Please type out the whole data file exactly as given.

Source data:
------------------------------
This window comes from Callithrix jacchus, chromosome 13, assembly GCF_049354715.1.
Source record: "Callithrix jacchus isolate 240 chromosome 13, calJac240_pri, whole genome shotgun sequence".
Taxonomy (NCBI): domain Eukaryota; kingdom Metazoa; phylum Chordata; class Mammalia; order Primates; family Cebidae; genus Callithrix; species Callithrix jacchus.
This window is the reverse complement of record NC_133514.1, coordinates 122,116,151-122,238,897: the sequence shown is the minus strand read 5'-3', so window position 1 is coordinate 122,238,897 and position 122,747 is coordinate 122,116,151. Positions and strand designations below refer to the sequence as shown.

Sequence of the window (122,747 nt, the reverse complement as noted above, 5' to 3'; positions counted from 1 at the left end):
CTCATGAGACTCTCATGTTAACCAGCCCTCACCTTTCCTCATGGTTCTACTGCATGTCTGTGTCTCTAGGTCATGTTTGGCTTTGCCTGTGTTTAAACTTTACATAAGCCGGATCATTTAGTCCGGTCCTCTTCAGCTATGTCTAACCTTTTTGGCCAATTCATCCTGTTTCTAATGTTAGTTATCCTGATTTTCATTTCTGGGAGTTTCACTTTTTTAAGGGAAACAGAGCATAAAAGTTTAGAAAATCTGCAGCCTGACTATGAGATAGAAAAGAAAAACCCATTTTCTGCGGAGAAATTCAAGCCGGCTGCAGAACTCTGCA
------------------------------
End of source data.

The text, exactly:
This window comes from Callithrix jacchus, chromosome 13, assembly GCF_049354715.1.
Source record: "Callithrix jacchus isolate 240 chromosome 13, calJac240_pri, whole genome shotgun sequence".
Taxonomy (NCBI): domain Eukaryota; kingdom Metazoa; phylum Chordata; class Mammalia; order Primates; family Cebidae; genus Callithrix; species Callithrix jacchus.
This window is the reverse complement of record NC_133514.1, coordinates 122,116,151-122,238,897: the sequence shown is the minus strand read 5'-3', so window position 1 is coordinate 122,238,897 and position 122,747 is coordinate 122,116,151. Positions and strand designations below refer to the sequence as shown.

Sequence of the window (122,747 nt, the reverse complement as noted above, 5' to 3'; positions counted from 1 at the left end):
CTCATGAGACTCTCATGTTAACCAGCCCTCACCTTTCCTCATGGTTCTACTGCATGTCTGTGTCTCTAGGTCATGTTTGGCTTTGCCTGTGTTTAAACTTTACATAAGCCGGATCATTTAGTCCGGTCCTCTTCAGCTATGTCTAACCTTTTTGGCCAATTCATCCTGTTTCTAATGTTAGTTATCCTGATTTTCATTTCTGGGAGTTTCACTTTTTTAAGGGAAACAGAGCATAAAAGTTTAGAAAATCTGCAGCCTGACTATGAGATAGAAAAGAAAAACCCATTTTCTGCGGAGAAATTCAAGCCGGCTGCAGAACTCTGCA